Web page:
What Wood is That?

As happens, I was nattering on to one of my co-workers about some woodworking enthusiasm or another.  This is itself not unusual (some might say it is “too usual”), but led to her, several days later, lending me a book.

What Wood is That?, by Herbert L. Edlin, is, as the name implies, a guide to identifying wood types.  It dates to 1969, and its most notable feature is that it contains a fold-out section containing small samples of most of the woods mentioned within.  Partially due to the age of the book, the wood samples now have a nice patina to them.

Some of WWiT is dedicated to a flowchart-like classification system, which is not of much immediate use to me since I am not at this time surrounded by padauk, mahogany, and teak furniture that needs classification preparatory to going on the block at Sotheby’s.  The rest of the book describes the general life cycle of a tree, and contains a brief history of the lumbering industry, noting which areas were most heavily worked at what time.  Further chapters give considerable detail about the 40 or so woods discussed; their preferred environs, leaf structure, size, and uses.

While these 40 woods are discussed in detail, the usefulness of this detail to me is more academic than practical, given how esoteric some of the materials are.  The author was a forester around the world, and knows his stuff firsthand, but one upshot of this is that the woods discussed are from all over, and some information is probably dated.  While I can believe that some teak is still lumbered with the help of trained elephants, some of the woods discussed aren’t even mentioned in more recent books that I have.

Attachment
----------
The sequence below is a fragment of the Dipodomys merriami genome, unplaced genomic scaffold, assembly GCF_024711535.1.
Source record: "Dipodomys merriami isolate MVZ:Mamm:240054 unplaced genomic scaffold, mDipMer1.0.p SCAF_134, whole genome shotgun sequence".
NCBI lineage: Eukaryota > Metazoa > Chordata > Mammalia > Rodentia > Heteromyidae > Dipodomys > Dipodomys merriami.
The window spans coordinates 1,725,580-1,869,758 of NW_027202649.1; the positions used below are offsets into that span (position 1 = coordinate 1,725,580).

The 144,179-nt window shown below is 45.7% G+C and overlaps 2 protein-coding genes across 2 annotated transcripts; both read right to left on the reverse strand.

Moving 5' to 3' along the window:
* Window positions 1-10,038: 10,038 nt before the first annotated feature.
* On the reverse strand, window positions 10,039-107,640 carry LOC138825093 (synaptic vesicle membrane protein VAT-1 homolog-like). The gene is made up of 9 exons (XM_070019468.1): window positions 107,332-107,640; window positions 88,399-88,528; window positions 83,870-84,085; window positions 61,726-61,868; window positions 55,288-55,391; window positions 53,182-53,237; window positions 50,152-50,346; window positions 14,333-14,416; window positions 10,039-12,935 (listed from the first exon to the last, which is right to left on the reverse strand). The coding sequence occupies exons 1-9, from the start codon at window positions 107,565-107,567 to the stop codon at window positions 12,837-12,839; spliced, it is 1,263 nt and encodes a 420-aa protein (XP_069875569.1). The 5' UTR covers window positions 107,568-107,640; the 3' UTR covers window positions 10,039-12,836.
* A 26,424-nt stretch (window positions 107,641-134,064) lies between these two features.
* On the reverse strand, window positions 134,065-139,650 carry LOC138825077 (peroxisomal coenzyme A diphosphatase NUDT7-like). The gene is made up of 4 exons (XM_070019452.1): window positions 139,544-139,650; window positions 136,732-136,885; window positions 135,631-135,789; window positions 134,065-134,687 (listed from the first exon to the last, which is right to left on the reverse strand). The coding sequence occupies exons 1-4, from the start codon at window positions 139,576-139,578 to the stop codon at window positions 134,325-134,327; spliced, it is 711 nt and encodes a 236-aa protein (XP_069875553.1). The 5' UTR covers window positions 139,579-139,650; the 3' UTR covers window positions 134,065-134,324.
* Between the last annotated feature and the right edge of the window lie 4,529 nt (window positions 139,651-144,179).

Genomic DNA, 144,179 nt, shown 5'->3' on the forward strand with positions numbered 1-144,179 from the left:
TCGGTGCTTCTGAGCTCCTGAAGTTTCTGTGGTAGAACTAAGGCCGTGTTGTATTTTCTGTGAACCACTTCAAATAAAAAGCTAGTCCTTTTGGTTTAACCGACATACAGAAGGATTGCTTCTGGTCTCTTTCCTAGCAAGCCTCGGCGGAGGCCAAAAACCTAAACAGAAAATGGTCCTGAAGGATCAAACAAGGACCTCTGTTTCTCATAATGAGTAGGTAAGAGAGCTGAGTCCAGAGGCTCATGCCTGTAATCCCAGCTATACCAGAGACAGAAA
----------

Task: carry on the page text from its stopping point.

All in all, an interesting (if brief) read, and would be quite useful as a “first try” reference if I worked with antique pieces.  It was also quite nice to see examples of exotic woods such as zebrawood and purpleheart (which is, yes, purple).

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